Last year the coalition's leadership rejected calls for LGBT equality. Both Prime Minister Mahathir Mohamad and leader-in-waiting Anwar Ibrahim -- the most famous casualty of Malaysia's sodomy laws stemming from charges widely criticized as having been politically motivated -- have said that Malaysia cannot accept LGBT rights. Mujahid Yusof Rawa, the religious affairs minister, has even backed the idea that people can change their sexual orientation, while other politicians have condemned so-called "LGBT culture."

But the government is ambiguous in its handling of LGBT issues. Soon after taking office, Mujahid spoke of eliminating hate and discrimination against the LGBT community. And last September Mahathir denounced the caning of two women on Sharia court charges of attempting lesbian sex, a public punishment that triggered international outcry. In a video message posted on social media he said the caning ran counter to the "compassion of Islam."

Debate over the nature of Islam practiced in Malaysia is key to understanding the political friction, said James Chin, director of the Asia Institute at Australia's University of Tasmania. The expanding powers of the Islamic bureaucracy and promotion of an increasingly orthodox Islam in Malaysia are a matter of concern for the coalition, which had sought "more checks and balances to bring the country back to the middle path," he said.

LGBT advocates had also hoped for reform of the opaque bureaucracy responsible for the moral policing that targets their community. Activists have long pressed the government to persuade states to repeal anti-LGBT provisions in their Sharia enactments.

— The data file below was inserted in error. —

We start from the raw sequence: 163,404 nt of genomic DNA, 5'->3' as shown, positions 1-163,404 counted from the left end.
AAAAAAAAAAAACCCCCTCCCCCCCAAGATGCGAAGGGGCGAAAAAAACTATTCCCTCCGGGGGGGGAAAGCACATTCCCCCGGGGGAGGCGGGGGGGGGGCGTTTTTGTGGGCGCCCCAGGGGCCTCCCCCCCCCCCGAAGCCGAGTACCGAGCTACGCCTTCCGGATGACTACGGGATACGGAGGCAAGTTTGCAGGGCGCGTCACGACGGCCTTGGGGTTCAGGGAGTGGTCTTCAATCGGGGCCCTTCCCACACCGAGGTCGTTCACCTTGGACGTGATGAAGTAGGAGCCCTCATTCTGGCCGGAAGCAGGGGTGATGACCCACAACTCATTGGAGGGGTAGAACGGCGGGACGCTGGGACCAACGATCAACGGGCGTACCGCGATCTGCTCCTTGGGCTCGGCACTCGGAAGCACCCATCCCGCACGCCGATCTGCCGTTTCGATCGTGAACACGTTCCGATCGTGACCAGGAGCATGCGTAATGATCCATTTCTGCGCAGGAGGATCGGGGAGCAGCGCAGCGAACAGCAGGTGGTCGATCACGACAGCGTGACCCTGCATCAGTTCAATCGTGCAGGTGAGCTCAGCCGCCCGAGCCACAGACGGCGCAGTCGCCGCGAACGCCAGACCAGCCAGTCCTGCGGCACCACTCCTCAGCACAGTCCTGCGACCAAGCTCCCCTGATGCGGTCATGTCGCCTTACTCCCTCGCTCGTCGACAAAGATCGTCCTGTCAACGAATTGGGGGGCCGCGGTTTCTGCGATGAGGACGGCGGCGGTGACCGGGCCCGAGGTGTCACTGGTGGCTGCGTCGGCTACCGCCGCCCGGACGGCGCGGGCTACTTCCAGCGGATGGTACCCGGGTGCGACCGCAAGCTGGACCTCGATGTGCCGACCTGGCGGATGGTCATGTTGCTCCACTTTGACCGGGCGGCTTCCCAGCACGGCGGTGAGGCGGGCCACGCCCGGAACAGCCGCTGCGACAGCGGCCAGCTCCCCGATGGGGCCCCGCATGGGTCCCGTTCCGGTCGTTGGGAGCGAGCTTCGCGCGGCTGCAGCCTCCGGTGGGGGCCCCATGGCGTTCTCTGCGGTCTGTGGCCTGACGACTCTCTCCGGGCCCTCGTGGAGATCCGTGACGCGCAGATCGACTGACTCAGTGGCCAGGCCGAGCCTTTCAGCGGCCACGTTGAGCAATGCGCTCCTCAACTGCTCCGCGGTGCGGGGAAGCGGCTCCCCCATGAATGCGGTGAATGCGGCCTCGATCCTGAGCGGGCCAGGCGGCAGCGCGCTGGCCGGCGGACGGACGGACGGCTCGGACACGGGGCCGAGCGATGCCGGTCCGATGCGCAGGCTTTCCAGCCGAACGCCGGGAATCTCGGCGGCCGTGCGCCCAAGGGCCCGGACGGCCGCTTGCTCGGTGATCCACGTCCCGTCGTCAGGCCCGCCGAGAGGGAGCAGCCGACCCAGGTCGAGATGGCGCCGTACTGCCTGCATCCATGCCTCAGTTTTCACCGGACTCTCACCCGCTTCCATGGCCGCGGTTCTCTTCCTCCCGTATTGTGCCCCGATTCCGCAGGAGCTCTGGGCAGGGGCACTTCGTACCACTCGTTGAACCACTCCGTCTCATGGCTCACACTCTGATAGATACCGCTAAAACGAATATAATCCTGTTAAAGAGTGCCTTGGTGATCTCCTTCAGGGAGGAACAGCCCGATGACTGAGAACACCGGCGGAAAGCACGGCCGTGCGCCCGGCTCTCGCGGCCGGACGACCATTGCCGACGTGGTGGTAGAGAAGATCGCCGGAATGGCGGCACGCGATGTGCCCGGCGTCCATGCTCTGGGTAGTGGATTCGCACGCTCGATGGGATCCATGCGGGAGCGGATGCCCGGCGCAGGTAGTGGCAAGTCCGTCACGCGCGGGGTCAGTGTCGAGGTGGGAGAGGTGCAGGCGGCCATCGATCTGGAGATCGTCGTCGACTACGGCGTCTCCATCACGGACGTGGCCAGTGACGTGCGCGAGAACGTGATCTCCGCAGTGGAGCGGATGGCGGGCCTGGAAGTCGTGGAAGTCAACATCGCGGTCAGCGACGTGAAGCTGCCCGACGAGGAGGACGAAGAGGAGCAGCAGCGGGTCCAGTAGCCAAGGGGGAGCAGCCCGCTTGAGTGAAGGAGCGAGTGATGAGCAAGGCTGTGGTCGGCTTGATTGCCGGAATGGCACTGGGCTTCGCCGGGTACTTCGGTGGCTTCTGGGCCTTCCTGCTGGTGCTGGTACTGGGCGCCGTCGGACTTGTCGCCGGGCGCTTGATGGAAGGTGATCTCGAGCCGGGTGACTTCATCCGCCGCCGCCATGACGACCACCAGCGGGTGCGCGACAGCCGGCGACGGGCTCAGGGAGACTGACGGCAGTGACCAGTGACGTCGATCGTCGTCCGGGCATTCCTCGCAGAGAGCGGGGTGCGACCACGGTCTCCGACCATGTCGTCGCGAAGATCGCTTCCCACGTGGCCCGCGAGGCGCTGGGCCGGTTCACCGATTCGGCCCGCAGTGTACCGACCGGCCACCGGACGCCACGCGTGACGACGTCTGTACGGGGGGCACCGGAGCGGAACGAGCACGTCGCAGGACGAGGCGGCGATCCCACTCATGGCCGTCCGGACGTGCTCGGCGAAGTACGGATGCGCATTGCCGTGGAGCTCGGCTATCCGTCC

But reform of the religious bodies -- whose powers were expanded during Mahathir's first stint as prime minister in the 1980s in what was seen as an attempt to court the Malay vote -- has not materialized.

"[The Pakatan Harapan coalition] seems to have realized how powerful the bureaucracy is and how politically dangerous reforms could be," said Chin.

LGBT activists see this as a betrayal. "No one is monitoring what religious authorities are doing," said Numan on the sidelines of the Sharia court hearing earlier this month. "The government is not willing to say anything because they're worried about votes."

Reforms may have been put on the back burner, but the government is trying to project the image of a more accommodating alternative Islam, at least to international audiences. Last week in a high-profile BBC broadcast, Mujahid spoke of developing "a new narrative of Islam ... what we call the compassionate Islam." His ministry did not respond to questions on how this narrative was being implemented by religious authorities in light of the recent sentences.

Few politicians have spoken up on LGBT rights. Charles Santiago, a member of parliament from the ruling coalition, is one of the few politicians to speak up on LGBT rights. He acknowledges there is no "political will" to embrace equality for LGBT people. But the MP is clear on his personal position: "Consenting adults need to be treated as such. LGBT communities should be given their rights."

Prominent Malaysian Muslim activists have also spoken out against the persecution of the LGBT community, including Marina Mahathir, the prime minister's daughter.

Majidah Hashim of the women's rights group Sisters in Islam, itself branded "deviant" in a fatwa, said plainly: "Islam is a religion of peace, compassion, kindness and justice. Islam tells us that every person has been created with dignity and should be treated as such. Thus is our position on people who identify as LGBT."